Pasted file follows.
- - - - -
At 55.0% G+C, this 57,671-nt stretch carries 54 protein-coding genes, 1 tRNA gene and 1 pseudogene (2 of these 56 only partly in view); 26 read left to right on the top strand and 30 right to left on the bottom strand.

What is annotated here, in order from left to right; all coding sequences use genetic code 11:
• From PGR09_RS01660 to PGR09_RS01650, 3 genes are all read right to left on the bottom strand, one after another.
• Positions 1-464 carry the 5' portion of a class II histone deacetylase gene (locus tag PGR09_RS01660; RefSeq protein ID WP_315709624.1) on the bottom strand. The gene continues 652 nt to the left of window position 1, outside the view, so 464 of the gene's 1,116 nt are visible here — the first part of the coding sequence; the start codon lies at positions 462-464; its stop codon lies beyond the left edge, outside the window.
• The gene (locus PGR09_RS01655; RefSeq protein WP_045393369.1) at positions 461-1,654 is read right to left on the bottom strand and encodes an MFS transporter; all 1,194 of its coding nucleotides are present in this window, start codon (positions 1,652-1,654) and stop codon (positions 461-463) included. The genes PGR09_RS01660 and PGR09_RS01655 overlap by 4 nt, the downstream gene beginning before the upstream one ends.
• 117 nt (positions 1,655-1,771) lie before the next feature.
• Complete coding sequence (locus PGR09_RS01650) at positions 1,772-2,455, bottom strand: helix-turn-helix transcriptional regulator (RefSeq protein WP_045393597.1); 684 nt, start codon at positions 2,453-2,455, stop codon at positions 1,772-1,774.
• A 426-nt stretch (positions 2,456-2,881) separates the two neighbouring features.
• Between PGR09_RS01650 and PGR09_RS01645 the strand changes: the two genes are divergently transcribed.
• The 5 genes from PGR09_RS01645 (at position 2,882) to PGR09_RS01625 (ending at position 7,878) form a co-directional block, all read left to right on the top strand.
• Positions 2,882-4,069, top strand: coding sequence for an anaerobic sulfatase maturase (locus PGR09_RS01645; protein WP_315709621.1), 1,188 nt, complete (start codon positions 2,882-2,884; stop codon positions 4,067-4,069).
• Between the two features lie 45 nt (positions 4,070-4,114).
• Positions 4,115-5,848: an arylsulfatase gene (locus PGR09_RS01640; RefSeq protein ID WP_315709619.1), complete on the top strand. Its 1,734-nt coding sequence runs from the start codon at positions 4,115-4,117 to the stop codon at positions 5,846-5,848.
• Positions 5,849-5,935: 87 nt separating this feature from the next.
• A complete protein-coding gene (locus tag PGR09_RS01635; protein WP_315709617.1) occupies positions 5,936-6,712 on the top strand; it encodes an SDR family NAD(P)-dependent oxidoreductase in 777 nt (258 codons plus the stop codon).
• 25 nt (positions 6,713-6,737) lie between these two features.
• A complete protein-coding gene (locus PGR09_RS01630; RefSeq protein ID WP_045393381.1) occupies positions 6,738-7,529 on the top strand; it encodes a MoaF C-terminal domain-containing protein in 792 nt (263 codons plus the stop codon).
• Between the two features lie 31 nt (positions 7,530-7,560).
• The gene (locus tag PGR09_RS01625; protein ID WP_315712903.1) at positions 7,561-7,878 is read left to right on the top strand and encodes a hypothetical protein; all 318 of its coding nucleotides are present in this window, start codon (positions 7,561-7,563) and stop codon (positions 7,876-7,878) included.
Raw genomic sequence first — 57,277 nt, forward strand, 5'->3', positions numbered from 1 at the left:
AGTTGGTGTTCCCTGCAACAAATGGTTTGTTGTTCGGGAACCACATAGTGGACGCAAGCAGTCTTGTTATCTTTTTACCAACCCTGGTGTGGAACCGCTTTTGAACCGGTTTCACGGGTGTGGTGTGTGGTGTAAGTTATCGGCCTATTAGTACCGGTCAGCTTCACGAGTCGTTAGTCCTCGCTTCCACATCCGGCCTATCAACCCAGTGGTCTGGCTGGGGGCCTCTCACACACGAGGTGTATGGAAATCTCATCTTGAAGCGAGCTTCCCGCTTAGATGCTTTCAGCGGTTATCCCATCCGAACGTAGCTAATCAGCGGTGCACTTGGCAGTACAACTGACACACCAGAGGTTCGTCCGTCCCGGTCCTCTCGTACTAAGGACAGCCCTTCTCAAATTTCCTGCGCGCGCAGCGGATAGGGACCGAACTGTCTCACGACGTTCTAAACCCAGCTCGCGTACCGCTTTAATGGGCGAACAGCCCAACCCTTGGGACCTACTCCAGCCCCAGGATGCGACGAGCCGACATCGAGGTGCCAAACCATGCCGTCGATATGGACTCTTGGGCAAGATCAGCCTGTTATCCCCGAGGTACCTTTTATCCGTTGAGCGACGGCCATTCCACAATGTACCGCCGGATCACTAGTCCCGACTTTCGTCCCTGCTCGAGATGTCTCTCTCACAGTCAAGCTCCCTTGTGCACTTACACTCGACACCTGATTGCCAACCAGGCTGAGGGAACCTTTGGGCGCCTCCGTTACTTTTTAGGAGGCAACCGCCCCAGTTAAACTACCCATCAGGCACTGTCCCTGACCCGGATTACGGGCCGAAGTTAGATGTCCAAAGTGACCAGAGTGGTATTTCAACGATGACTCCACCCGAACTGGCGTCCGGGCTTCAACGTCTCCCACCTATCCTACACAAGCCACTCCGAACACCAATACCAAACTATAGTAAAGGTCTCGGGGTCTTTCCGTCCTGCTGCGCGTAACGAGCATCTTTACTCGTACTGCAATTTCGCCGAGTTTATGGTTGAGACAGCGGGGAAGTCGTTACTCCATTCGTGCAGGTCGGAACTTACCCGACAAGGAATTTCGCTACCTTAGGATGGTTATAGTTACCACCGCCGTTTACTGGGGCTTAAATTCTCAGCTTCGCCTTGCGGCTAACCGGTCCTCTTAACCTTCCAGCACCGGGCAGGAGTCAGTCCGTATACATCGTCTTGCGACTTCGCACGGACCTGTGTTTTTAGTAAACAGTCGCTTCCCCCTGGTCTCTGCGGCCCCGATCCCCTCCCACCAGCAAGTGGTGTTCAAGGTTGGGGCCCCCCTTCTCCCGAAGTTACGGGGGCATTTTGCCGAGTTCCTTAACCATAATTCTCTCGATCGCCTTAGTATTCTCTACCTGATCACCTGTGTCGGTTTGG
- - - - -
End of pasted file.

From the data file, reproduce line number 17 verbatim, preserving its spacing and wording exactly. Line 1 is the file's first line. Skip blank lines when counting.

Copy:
• A complete protein-coding gene (locus PGR09_RS01630; RefSeq protein ID WP_045393381.1) occupies positions 6,738-7,529 on the top strand; it encodes a MoaF C-terminal domain-containing protein in 792 nt (263 codons plus the stop codon).